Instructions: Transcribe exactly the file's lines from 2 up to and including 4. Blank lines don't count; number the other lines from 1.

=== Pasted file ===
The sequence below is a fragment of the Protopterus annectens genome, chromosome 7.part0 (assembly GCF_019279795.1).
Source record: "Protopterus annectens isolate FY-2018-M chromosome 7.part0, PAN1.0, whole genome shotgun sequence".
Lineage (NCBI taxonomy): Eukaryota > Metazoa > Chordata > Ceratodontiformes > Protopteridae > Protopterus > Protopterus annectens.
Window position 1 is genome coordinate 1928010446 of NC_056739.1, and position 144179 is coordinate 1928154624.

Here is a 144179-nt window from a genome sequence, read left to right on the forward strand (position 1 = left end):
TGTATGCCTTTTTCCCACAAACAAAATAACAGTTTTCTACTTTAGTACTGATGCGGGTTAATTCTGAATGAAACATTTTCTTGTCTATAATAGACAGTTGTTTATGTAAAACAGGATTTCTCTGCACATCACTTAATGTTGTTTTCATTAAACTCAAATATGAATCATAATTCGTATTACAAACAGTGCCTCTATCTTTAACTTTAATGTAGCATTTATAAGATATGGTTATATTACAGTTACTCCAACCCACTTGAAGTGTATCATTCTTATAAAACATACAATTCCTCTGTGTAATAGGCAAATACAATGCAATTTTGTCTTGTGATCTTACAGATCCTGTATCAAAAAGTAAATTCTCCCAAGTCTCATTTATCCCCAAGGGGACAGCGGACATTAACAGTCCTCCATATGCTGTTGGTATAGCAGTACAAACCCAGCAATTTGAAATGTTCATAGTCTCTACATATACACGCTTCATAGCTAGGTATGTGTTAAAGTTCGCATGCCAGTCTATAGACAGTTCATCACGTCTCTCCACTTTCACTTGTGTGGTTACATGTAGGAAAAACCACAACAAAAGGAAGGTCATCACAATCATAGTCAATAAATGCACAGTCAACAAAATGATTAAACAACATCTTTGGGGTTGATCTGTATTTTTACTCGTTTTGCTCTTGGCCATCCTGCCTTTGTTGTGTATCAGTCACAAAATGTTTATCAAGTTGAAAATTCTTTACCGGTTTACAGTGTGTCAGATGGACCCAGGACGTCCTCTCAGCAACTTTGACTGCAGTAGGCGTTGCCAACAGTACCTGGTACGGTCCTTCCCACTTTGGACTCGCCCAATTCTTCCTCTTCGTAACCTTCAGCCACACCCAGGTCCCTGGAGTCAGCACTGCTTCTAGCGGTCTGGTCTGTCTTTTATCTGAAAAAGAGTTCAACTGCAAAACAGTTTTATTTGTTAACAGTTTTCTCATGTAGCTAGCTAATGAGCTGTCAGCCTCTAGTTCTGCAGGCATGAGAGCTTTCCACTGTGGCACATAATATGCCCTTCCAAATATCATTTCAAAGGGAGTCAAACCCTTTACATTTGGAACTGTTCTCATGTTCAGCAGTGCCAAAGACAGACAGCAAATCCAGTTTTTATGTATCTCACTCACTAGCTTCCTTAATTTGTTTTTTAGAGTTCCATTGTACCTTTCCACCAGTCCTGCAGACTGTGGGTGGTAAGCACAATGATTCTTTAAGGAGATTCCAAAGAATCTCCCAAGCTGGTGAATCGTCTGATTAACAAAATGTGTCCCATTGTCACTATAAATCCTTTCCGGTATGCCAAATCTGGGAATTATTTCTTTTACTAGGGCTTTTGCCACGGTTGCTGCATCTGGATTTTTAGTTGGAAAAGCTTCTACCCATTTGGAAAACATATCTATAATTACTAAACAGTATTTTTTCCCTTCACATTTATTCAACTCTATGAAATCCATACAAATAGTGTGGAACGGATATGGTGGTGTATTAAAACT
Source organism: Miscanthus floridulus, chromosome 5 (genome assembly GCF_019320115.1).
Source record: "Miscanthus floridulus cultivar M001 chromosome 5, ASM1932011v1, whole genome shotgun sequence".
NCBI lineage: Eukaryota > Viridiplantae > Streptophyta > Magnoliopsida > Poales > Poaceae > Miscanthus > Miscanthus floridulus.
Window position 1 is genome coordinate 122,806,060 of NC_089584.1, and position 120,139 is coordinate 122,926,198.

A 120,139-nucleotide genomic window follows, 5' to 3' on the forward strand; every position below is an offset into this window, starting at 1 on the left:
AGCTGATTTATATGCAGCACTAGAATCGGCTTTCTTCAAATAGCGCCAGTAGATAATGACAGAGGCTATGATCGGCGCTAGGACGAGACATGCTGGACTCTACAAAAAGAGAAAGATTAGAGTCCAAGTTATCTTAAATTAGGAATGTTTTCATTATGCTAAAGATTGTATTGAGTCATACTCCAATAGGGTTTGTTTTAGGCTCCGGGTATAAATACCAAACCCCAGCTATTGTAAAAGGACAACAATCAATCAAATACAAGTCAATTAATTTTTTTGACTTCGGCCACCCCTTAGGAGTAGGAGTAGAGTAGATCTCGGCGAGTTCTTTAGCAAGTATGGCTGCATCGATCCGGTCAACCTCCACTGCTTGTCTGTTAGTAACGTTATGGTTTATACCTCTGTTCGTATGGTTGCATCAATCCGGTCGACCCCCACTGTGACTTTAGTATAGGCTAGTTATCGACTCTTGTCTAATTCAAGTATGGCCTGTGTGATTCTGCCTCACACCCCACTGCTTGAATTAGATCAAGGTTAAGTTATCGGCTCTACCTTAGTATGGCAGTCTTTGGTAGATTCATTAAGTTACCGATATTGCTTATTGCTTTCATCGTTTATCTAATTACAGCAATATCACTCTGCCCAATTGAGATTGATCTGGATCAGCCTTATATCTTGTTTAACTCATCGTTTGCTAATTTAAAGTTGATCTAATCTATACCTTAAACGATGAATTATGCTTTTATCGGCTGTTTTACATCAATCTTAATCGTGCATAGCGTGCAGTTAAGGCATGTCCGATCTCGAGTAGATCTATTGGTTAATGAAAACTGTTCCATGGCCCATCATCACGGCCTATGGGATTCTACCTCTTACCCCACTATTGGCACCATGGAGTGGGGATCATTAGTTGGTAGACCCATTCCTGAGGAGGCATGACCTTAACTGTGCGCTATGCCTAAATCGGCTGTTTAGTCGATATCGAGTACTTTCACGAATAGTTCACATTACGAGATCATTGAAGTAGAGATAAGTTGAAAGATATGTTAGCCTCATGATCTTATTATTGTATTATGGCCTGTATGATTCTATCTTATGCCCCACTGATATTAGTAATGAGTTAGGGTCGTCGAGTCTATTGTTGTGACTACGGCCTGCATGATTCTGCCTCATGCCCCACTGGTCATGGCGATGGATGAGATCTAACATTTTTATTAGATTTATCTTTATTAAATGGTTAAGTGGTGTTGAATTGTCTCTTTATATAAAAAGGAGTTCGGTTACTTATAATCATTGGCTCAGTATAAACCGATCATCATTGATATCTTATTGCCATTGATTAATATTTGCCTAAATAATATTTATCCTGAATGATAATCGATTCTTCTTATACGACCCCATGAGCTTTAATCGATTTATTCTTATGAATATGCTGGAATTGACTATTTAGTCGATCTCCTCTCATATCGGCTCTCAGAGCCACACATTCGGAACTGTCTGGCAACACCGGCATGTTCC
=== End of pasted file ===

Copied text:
Source record: "Protopterus annectens isolate FY-2018-M chromosome 7.part0, PAN1.0, whole genome shotgun sequence".
Lineage (NCBI taxonomy): Eukaryota > Metazoa > Chordata > Ceratodontiformes > Protopteridae > Protopterus > Protopterus annectens.
Window position 1 is genome coordinate 1928010446 of NC_056739.1, and position 144179 is coordinate 1928154624.